With climate change, resource depletion, rising inequality and corrupt political institutions, many Americans are frightened that our civilization is disintegrating and we must prepare for a bleak future. James Fallows writes in the Atlantic that fear of another Dark Ages may be unwarranted; that the disappearance of the Roman Empire unleashed the creative powers of self-governing duchies and monasteries — the medieval equivalent of today’s state and local governments. Like Ancient Rome, imperial America is becoming ungovernable from above. At the same time, nose to the grindstone, many states and cities are solving both daily and long-range problems with innovation and practicality.

If there ever was an American town that needed to examine how it might survive in the face of dysfunctional national or regional systems, it is Bozeman. Out here, we are at the end of the food, energy, transport, medication and general supply chains. We are vulnerable at nearly every point. To meet the coming challenges, wouldn’t it be wise to pre-forge the tools needed for local self-governance in the form of contingency plans that will support a “standalone” town in case of major systems disruption?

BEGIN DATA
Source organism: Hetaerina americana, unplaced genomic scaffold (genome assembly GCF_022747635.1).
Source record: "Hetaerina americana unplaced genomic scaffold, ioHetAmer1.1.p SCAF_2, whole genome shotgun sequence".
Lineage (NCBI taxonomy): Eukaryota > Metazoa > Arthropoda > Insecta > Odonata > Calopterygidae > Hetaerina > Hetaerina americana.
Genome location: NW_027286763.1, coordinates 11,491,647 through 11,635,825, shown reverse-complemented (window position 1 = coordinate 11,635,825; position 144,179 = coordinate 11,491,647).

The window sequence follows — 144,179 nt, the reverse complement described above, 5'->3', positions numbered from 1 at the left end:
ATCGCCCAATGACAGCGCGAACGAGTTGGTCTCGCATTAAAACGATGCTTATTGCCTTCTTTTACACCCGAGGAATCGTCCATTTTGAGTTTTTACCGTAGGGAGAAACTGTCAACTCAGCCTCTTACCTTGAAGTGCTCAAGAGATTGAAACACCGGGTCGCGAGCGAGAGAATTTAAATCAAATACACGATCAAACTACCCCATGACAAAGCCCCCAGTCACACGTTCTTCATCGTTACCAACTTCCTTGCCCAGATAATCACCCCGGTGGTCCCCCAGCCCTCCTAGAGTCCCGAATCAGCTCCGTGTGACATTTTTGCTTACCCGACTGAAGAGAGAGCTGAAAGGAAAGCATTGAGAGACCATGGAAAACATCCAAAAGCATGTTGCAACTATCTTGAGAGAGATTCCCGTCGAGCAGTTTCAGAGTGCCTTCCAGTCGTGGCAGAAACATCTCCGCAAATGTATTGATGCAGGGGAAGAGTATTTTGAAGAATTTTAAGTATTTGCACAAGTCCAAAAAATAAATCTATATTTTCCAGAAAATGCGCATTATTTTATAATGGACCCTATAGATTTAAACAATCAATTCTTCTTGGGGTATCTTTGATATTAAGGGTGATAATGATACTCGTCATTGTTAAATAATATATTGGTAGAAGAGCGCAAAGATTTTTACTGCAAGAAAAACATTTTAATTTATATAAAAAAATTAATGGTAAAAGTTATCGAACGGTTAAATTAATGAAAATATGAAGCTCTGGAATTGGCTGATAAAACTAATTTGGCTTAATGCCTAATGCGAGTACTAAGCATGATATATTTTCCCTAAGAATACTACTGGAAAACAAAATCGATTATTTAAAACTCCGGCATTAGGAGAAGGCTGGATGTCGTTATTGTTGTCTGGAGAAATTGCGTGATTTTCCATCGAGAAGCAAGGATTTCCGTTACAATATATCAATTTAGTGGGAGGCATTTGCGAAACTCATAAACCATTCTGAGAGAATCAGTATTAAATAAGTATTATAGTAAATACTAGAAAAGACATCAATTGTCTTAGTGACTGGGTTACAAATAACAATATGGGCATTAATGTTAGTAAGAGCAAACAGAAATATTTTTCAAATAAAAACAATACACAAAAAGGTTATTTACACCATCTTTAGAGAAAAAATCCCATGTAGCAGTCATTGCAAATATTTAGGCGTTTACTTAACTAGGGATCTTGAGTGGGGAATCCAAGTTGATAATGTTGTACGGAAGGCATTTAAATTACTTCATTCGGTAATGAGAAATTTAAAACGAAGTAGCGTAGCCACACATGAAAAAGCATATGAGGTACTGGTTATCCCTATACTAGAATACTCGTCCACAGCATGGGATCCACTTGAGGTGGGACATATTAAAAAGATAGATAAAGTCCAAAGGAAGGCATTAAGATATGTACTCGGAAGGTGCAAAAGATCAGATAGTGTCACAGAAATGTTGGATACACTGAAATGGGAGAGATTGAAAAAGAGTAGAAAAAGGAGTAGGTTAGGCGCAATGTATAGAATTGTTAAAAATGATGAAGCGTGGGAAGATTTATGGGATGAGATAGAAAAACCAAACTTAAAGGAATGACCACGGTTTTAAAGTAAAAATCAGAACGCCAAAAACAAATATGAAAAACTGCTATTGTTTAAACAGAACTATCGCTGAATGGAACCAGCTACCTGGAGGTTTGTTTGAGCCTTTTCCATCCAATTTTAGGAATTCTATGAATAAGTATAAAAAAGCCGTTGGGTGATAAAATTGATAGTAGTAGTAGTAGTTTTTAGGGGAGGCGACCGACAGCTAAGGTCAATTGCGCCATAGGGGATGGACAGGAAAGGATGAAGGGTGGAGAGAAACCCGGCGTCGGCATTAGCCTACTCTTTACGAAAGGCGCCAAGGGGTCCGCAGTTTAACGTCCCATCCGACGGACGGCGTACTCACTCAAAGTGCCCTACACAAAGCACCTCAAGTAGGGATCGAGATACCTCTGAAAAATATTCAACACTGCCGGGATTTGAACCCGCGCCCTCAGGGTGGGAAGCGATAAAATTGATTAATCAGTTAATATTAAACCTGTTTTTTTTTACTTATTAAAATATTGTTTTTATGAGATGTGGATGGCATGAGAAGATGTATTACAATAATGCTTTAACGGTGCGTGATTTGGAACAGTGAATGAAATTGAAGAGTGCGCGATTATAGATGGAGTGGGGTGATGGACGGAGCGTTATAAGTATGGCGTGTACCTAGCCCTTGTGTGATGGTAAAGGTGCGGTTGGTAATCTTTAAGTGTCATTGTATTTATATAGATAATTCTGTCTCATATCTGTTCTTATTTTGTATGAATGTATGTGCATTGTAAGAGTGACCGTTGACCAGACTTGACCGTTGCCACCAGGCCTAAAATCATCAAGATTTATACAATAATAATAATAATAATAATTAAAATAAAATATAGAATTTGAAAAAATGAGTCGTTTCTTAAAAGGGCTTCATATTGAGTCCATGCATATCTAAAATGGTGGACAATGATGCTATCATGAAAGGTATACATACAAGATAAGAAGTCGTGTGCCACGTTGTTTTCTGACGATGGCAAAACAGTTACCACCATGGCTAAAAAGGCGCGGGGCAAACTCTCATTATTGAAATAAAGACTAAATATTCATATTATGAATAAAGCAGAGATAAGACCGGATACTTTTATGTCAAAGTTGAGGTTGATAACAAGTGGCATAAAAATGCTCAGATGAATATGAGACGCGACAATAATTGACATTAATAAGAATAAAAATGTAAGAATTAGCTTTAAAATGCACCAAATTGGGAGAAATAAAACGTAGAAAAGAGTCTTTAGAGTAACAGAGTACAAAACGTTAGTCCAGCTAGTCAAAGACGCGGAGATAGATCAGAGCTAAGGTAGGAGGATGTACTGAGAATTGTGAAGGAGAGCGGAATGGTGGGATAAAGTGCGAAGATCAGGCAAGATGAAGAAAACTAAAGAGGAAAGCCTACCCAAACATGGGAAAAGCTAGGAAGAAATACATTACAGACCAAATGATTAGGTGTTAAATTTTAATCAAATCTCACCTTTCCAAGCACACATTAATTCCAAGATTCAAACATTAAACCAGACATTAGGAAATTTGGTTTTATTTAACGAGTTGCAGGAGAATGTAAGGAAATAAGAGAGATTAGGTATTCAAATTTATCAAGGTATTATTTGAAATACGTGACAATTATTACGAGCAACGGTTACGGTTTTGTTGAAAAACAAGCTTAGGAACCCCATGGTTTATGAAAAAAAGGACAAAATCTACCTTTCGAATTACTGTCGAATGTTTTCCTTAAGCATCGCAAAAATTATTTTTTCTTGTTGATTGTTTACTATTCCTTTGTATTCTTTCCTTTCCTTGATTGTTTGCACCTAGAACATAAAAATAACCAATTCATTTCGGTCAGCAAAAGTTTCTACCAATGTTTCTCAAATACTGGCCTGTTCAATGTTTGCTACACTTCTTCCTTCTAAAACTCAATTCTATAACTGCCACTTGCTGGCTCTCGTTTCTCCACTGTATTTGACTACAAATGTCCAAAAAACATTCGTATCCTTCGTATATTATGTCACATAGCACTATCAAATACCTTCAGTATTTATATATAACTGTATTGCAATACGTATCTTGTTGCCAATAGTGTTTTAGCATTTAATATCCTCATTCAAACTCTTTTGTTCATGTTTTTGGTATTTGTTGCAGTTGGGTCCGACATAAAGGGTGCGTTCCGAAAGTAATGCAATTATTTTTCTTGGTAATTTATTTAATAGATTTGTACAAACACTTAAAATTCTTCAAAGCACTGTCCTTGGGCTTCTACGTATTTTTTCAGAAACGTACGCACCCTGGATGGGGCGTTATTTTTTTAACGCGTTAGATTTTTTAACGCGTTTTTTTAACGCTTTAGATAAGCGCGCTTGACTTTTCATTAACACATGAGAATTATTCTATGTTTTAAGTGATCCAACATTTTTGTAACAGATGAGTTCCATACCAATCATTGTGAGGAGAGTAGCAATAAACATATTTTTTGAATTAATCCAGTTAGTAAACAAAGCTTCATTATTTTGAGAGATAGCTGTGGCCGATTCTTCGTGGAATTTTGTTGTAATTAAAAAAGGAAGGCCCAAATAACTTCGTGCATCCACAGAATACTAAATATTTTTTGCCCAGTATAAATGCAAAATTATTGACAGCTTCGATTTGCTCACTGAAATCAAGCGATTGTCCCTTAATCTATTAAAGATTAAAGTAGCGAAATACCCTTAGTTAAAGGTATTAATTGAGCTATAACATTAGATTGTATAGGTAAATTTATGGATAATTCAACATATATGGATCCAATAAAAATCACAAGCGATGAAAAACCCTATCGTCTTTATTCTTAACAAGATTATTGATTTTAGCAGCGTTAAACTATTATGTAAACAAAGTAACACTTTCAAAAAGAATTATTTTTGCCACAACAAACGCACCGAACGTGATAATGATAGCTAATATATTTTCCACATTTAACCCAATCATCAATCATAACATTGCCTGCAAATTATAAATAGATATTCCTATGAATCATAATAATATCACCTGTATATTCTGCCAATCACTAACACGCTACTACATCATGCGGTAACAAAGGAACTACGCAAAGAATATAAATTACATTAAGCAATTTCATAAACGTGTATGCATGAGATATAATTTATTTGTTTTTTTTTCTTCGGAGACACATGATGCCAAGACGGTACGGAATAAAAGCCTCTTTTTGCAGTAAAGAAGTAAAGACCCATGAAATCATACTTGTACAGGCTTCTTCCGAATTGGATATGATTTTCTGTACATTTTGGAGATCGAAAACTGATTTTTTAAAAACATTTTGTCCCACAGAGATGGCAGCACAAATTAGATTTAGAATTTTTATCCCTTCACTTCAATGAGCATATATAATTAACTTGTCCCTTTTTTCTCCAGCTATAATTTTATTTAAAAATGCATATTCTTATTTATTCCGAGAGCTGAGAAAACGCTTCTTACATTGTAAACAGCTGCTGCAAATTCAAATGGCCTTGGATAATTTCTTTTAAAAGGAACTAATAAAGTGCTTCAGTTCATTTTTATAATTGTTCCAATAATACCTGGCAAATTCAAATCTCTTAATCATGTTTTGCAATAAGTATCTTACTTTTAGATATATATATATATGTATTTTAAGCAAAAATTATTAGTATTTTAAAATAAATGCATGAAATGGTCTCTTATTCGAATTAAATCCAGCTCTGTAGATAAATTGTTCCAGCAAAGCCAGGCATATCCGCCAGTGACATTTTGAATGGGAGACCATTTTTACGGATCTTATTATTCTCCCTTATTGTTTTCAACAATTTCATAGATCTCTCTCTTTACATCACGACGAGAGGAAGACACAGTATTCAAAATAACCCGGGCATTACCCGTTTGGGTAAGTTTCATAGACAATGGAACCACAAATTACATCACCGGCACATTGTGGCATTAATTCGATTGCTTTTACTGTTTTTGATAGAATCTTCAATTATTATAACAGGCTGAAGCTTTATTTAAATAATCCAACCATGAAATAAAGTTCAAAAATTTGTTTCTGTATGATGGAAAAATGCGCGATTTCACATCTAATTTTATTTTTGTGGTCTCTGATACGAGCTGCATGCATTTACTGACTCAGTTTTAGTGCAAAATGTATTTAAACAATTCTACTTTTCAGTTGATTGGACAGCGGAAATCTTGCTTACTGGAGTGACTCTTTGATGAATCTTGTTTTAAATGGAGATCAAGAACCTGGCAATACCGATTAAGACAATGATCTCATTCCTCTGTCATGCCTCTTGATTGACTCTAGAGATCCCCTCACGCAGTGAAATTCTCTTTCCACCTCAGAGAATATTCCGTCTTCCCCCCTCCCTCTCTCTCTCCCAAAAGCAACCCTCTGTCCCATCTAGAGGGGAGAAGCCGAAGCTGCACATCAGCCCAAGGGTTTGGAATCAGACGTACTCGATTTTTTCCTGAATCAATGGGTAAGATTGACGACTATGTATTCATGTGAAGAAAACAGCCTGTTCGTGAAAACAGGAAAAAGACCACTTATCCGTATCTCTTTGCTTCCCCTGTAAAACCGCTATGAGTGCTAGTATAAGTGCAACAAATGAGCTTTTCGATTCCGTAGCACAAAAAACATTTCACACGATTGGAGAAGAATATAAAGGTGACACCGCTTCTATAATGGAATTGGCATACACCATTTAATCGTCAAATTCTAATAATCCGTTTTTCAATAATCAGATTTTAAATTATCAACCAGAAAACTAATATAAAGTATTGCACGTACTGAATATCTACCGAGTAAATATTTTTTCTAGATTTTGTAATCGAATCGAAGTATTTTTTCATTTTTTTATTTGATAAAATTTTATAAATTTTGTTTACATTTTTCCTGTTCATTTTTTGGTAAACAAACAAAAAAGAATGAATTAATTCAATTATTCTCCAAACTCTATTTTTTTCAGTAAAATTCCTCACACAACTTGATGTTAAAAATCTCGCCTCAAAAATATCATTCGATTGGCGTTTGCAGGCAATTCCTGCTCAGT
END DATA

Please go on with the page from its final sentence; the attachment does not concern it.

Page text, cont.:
Some examples:

- Establish a local currency like the Depression-era Austrian Woergl;

- Tap the large geothermal reservoirs in our region for a reliable source of energy;

- Urgently electrify everything that moves;

- Plan to strengthen critical institutions in an emergency;

- Support and conserve agricultural operations that will feed our local population when supply lines become unreliable;

- Design a public works program to create useful jobs for local residents;

- Promote local cooperatives and worker-owned businesses;

- Tax profiteers.

Now, stop rolling your eyes and go back over this list. Ask yourself how fanciful these suggestions would be after our president creates a global emergency and the Middle East explodes.

Jay Moor